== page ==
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Stock-ADR arbitrage: microstructure risk

Stock-ADR arbitrage: microstructure risk
Stock-ADR arbitrage: microstructure risk
This paper is the first to highlight that the stock-ADR arbitrage pair trading found by (Alsayed and McGroarty, 2012) is directly influenced by the market microstructure of ADRs. In (Alsayed and McGroarty, 2012) they are the first to demonstrate that arbitrage opportunities exist between stocks and their ADRs, through convergence pairs trading. Given that such arbitrage opportunities exist, we pose the question as to why such pair trades occur, rather than be eliminated by the law of one price? Using high frequency data over a 3 year sample period, with over 3.7 million 1-minute observations, we investigate stock-ADR arbitrage pair trading.
In this paper, we find pair trading returns exhibit substantial asymmetry in returns: pair trades involving ADR shorts (compared to stock shorts) have significantly less probability of loss, substantially higher returns but higher convergence risk. The asymmetric results are consistent with the market microstructure of ADR trading, specifically the sourcing of ADRs. Whilst long and short stocks can be easily sourced from the relevant markets, long and short ADR sourcing is less viable due to the market microstructure, but also, ADR’s microstructure directly impacts the stock’s price. We test our microstructure hypothesis further for robustness, with respect to specific investor types (such as retail traders), as well as during different market conditions (before, during and after the commencement of the global financial crisis), and find our results are consistent with our ADR microstructure hypothesis. This is also supported by CFD (contracts for difference) and ADR pairs trading results. Our results also confirm the results of (Alsayed and McGroarty, 2012) by conducting trades over a substantially longer and more varied trading period. Our results have implications for ADR markets, as well as market microstructures upon financial innovations such as exchange traded funds.
1042-4431
Mitra, Sovan
8c129722-8474-4bd6-8706-c884a8be0d89
Chinthalapati, Venkata
65ec749f-9695-4550-a408-93c649f807af
Clark, Ephraim
59d99ca3-04d1-4c8c-b4b4-738bb37fc275
McGroarty, Frank
693a5396-8e01-4d68-8973-d74184c03072
Mitra, Sovan
8c129722-8474-4bd6-8706-c884a8be0d89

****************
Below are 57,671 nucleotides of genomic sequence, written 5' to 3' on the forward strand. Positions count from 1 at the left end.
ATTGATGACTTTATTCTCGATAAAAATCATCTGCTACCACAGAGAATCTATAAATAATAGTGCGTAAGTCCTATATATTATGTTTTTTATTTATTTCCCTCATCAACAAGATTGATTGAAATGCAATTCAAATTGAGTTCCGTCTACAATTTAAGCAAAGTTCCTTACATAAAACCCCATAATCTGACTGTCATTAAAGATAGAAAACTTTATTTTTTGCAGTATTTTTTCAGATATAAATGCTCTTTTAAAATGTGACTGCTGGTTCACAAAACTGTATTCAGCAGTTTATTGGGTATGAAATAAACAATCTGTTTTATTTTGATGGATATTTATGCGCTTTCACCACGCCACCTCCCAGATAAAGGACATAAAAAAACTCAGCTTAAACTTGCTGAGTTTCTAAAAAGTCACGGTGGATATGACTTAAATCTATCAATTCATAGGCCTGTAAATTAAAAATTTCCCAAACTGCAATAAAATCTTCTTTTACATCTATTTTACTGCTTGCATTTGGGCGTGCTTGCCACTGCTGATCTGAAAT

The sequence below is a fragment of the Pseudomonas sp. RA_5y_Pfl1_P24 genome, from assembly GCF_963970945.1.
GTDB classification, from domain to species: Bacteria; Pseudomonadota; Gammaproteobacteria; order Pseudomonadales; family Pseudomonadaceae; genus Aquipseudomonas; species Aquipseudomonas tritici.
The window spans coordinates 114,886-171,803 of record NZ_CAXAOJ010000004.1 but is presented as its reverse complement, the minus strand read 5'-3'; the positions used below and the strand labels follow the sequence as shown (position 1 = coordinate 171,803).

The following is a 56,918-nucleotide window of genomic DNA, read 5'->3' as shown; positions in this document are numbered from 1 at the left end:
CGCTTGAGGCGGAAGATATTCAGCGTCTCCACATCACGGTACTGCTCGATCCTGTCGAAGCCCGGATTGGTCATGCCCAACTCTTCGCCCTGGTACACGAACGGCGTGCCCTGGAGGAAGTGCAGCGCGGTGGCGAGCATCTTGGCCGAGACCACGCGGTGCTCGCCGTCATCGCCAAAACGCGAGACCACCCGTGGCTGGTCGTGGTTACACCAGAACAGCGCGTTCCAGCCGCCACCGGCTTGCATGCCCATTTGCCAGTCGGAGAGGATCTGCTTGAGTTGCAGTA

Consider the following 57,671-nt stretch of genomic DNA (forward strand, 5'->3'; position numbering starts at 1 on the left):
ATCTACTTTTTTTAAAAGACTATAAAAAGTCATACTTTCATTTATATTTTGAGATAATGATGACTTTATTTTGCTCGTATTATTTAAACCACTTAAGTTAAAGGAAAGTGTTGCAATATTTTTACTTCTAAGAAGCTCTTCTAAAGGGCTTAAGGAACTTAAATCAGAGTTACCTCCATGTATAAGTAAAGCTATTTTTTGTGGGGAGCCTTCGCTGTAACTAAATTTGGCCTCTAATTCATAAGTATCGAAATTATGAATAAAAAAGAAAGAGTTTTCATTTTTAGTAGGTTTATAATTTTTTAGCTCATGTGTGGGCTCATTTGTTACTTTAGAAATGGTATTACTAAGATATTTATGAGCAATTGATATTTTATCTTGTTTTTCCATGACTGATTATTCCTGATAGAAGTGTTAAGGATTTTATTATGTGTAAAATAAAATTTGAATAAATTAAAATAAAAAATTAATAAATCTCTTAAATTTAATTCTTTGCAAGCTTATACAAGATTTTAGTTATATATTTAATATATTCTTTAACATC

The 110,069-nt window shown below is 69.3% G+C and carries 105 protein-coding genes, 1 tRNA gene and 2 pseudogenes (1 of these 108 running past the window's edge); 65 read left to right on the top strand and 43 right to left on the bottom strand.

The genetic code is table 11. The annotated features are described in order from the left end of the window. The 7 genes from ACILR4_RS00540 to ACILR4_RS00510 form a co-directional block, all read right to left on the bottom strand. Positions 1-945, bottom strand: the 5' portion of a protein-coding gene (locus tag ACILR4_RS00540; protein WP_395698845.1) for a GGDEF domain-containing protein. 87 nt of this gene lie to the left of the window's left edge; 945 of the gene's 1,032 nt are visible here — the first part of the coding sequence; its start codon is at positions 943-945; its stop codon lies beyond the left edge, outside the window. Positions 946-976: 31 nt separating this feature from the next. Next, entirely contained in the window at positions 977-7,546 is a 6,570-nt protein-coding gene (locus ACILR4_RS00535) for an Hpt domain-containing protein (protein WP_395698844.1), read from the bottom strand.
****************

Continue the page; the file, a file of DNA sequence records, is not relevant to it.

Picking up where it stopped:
Chinthalapati, Venkata
65ec749f-9695-4550-a408-93c649f807af
Clark, Ephraim
59d99ca3-04d1-4c8c-b4b4-738bb37fc275
McGroarty, Frank
693a5396-8e01-4d68-8973-d74184c03072

Mitra, Sovan, Chinthalapati, Venkata, Clark, Ephraim and McGroarty, Frank (2019) Stock-ADR arbitrage: microstructure risk. Journal of International Financial Markets, Institutions and Money, [101132]. (doi:10.1016/j.intfin.2019.08.004).

Record type: Article

Abstract

This paper is the first to highlight that the stock-ADR arbitrage pair trading found by (Alsayed and McGroarty, 2012) is directly influenced by the market microstructure of ADRs. In (Alsayed and McGroarty, 2012) they are the first to demonstrate that arbitrage opportunities exist between stocks and their ADRs, through convergence pairs trading. Given that such arbitrage opportunities exist, we pose the question as to why such pair trades occur, rather than be eliminated by the law of one price? Using high frequency data over a 3 year sample period, with over 3.7 million 1-minute observations, we investigate stock-ADR arbitrage pair trading.
In this paper, we find pair trading returns exhibit substantial asymmetry in returns: pair trades involving ADR shorts (compared to stock shorts) have significantly less probability of loss, substantially higher returns but higher convergence risk. The asymmetric results are consistent with the market microstructure of ADR trading, specifically the sourcing of ADRs. Whilst long and short stocks can be easily sourced from the relevant markets, long and short ADR sourcing is less viable due to the market microstructure, but also, ADR’s microstructure directly impacts the stock’s price. We test our microstructure hypothesis further for robustness, with respect to specific investor types (such as retail traders), as well as during different market conditions (before, during and after the commencement of the global financial crisis), and find our results are consistent with our ADR microstructure hypothesis. This is also supported by CFD (contracts for difference) and ADR pairs trading results. Our results also confirm the results of (Alsayed and McGroarty, 2012) by conducting trades over a substantially longer and more varied trading period. Our results have implications for ADR markets, as well as market microstructures upon financial innovations such as exchange traded funds.

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More information

Accepted/In Press date: 30 August 2019
e-pub ahead of print date: 5 September 2019

Identifiers

Local EPrints ID: 433868
URI: http://eprints.soton.ac.uk/id/eprint/433868
ISSN: 1042-4431
PURE UUID: 3c4779d0-b0ad-418a-b588-2a6a670fe070
ORCID for Frank McGroarty: ORCID iD orcid.org/0000-0003-2962-0927

Catalogue record

Date deposited: 05 Sep 2019 16:30
Last modified: 07 Oct 2020 01:49

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